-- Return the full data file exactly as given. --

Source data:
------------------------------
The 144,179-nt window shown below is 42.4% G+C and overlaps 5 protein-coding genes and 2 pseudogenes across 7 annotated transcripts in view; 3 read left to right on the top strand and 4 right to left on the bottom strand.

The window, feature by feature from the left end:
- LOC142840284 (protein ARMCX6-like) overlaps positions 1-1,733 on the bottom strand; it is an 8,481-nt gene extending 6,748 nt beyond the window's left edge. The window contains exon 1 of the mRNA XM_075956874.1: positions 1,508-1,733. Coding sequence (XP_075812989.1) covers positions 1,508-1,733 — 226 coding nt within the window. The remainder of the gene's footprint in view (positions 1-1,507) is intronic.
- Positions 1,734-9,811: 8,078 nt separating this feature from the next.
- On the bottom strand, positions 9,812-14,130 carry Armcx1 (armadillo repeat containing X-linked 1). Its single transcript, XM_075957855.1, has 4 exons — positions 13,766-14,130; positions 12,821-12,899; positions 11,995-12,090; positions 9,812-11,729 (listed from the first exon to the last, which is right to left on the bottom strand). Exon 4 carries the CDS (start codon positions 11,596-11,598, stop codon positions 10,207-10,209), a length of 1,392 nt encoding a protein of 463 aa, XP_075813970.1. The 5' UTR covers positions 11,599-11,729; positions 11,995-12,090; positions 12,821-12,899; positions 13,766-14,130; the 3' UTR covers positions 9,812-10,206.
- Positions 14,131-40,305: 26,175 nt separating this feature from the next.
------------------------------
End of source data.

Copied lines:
The 144,179-nt window shown below is 42.4% G+C and overlaps 5 protein-coding genes and 2 pseudogenes across 7 annotated transcripts in view; 3 read left to right on the top strand and 4 right to left on the bottom strand.

The window, feature by feature from the left end:
- LOC142840284 (protein ARMCX6-like) overlaps positions 1-1,733 on the bottom strand; it is an 8,481-nt gene extending 6,748 nt beyond the window's left edge. The window contains exon 1 of the mRNA XM_075956874.1: positions 1,508-1,733. Coding sequence (XP_075812989.1) covers positions 1,508-1,733 — 226 coding nt within the window. The remainder of the gene's footprint in view (positions 1-1,507) is intronic.
- Positions 1,734-9,811: 8,078 nt separating this feature from the next.
- On the bottom strand, positions 9,812-14,130 carry Armcx1 (armadillo repeat containing X-linked 1). Its single transcript, XM_075957855.1, has 4 exons — positions 13,766-14,130; positions 12,821-12,899; positions 11,995-12,090; positions 9,812-11,729 (listed from the first exon to the last, which is right to left on the bottom strand). Exon 4 carries the CDS (start codon positions 11,596-11,598, stop codon positions 10,207-10,209), a length of 1,392 nt encoding a protein of 463 aa, XP_075813970.1. The 5' UTR covers positions 11,599-11,729; positions 11,995-12,090; positions 12,821-12,899; positions 13,766-14,130; the 3' UTR covers positions 9,812-10,206.
- Positions 14,131-40,305: 26,175 nt separating this feature from the next.